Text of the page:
Charles Milles Manson (born November 12, 1934) was an American criminal who led what became known as the Manson Family, a quasi-commune that arose in California in the late 1960s. He was found guilty of conspiracy to commit the Tate/LaBianca murders, which members of the group carried out at his instruction. Through the joint-responsibility rule of conspiracy, he was convicted of the murders themselves.
Manson is associated with "Helter Skelter," the term he took from the Beatles song of that name and construed as an apocalyptic race war the murders were putatively intended to precipitate. This connection with rock music linked him, from the beginning of his notoriety, with pop culture, in which he became an emblem of insanity, violence, and the macabre. Ultimately, the term was used as the title of the book that prosecutor Vincent Bugliosi wrote about the Manson murders.
At the time the Family began to form, Manson was an unemployed ex-convict, who had spent half his life in correctional institutions for a variety of offenses. In the period before the murders, he was a distant fringe member of the Los Angeles music industry, chiefly via a chance association with Beach Boy Dennis Wilson. After Manson was charged with the crimes, recordings of songs written and performed by him were released commercially. Artists including Guns N' Roses and Marilyn Manson have covered his songs in the decades since.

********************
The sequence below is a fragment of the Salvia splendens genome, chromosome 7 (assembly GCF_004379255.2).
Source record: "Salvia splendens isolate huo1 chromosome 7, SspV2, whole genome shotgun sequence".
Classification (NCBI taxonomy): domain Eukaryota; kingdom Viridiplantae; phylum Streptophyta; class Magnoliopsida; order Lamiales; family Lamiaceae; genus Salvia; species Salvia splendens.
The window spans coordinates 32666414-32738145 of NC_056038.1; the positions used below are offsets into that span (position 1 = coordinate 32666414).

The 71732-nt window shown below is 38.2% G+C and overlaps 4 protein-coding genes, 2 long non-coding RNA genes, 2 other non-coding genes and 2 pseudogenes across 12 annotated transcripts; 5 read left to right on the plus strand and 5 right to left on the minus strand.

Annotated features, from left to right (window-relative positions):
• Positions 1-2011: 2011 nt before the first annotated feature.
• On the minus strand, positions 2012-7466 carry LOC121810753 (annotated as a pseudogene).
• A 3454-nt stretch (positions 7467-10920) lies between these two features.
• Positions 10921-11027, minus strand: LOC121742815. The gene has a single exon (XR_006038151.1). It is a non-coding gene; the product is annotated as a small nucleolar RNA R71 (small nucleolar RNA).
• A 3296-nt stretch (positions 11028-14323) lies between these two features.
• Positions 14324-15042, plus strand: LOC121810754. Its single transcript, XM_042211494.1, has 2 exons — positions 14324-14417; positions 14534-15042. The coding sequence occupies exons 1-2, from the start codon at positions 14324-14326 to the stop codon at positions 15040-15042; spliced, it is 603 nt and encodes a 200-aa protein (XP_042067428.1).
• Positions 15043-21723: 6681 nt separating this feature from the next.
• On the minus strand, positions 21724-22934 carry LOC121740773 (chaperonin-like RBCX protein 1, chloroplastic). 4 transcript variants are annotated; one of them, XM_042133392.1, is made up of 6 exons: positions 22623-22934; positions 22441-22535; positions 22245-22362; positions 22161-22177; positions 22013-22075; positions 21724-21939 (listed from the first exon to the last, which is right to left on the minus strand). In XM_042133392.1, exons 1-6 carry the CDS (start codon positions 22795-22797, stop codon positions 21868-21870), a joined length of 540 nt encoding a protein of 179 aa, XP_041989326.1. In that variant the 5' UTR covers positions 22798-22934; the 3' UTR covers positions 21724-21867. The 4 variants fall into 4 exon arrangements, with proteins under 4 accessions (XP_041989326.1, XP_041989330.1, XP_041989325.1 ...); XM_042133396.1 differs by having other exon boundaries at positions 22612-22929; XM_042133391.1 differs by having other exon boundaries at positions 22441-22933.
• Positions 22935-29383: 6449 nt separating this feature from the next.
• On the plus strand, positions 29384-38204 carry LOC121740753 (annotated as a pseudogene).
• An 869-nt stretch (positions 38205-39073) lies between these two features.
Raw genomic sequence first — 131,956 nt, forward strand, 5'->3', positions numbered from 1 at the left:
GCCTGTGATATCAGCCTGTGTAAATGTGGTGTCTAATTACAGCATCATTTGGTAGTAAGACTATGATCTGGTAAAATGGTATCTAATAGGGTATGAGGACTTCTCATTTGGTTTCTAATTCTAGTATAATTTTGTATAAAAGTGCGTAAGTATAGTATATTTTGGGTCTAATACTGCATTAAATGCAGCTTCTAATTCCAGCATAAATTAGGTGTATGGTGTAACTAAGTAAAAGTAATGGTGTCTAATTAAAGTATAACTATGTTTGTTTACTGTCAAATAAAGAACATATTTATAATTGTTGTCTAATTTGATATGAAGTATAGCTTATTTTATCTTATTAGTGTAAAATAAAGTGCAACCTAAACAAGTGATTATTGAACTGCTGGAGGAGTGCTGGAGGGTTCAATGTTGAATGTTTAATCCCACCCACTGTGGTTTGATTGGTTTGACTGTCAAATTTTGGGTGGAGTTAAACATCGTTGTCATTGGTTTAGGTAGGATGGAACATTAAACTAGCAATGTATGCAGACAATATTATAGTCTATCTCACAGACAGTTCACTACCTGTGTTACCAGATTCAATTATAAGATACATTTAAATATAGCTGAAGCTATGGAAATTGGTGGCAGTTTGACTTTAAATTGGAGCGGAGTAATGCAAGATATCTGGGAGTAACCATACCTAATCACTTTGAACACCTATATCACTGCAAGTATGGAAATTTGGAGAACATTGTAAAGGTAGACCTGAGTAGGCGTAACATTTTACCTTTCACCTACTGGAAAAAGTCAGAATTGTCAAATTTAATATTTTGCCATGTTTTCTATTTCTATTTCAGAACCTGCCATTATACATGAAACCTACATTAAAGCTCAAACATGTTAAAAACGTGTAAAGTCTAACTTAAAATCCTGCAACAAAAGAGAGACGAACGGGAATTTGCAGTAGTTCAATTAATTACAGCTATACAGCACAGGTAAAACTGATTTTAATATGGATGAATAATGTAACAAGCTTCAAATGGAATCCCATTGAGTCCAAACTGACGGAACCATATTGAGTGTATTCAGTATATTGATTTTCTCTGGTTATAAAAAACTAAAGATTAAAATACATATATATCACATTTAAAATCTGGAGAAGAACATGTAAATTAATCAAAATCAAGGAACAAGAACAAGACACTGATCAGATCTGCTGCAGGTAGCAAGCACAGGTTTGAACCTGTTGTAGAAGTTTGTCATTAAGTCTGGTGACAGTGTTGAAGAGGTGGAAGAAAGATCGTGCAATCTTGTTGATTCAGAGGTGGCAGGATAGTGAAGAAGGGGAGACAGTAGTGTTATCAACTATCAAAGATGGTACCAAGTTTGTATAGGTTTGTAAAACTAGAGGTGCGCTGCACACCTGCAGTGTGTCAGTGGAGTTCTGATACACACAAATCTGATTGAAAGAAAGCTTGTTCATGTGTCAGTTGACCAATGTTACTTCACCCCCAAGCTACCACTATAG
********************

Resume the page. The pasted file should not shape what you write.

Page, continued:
Manson's death sentence was automatically reduced to life imprisonment when a decision by the Supreme Court of California temporarily eliminated the state's death penalty in 1972. California's eventual reestablishment of capital punishment did not affect Manson, who is an inmate at Corcoran State Prison.